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Saving lives in the time of Covid-19

Before the pandemic, few would have argued that saving life should be the ultimate goal of public policy.  And yet we now find ourselves facing up to questions about how far we should be willing to go to save life, how calculations of quantity and quality of life should play into the decisions we make, and how we should understand notions of cost and benefit in the context of life and death.  This article explores these questions, testing out some of our deepest intuitions along the way.

What, if anything, Covid-19 teaches us about change and change management

The last few weeks have seen rapid changes in organisations all around us. Sleepy, slow-moving giants have made changes to their organisational structures and processes in a matter of days where previously they have struggled to make minimal progress over multiple years. Similarly, companies that have spent years jealously guarding percentage points of market share have found themselves with common ground and collaborating with erstwhile rivals in ways that would have been unimaginable a few months ago.  Christopher Lake and Adam Gold ask: What, if anything, can the change management community and theoreticians learn from what has happened?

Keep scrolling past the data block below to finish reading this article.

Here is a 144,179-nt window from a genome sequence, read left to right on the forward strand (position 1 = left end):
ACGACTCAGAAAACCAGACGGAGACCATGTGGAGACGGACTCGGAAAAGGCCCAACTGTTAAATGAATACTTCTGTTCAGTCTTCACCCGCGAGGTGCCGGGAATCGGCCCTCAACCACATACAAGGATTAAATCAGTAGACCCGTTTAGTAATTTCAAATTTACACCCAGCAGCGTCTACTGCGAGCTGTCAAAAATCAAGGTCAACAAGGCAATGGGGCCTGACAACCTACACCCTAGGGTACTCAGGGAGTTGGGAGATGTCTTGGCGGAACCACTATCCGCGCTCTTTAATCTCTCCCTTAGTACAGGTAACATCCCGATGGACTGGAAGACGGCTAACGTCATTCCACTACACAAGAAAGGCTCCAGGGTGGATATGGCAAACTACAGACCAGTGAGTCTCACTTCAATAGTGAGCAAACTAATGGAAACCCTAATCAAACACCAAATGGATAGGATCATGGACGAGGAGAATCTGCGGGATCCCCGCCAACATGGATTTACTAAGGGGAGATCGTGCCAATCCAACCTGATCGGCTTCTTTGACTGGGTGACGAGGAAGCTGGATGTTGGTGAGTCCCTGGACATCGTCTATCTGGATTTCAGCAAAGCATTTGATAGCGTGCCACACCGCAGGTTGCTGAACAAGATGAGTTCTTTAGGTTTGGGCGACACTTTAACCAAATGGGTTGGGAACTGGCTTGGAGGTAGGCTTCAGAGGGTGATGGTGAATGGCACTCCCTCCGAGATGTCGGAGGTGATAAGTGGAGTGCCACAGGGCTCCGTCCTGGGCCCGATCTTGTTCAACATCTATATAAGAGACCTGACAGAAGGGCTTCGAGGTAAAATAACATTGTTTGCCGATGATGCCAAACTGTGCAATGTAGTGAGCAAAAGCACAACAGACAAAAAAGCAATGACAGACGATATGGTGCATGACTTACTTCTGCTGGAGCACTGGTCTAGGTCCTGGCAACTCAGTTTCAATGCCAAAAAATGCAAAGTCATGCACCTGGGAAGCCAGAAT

China and the origins of Covid-19

Interviewed last week on the BBC, China's ambassador to the UK, Liu Xiaoming, called for an end to the blaming and scapegoating swirling around the Covid-19 pandemic.  As part of this, he resisted the suggestion that the pandemic's origins in China were an established fact. Why was the ambassador so keen to deflect this charge?  In this article, we highlight four reasons.  Only one of these requires China’s handling of the outbreak to have been at fault.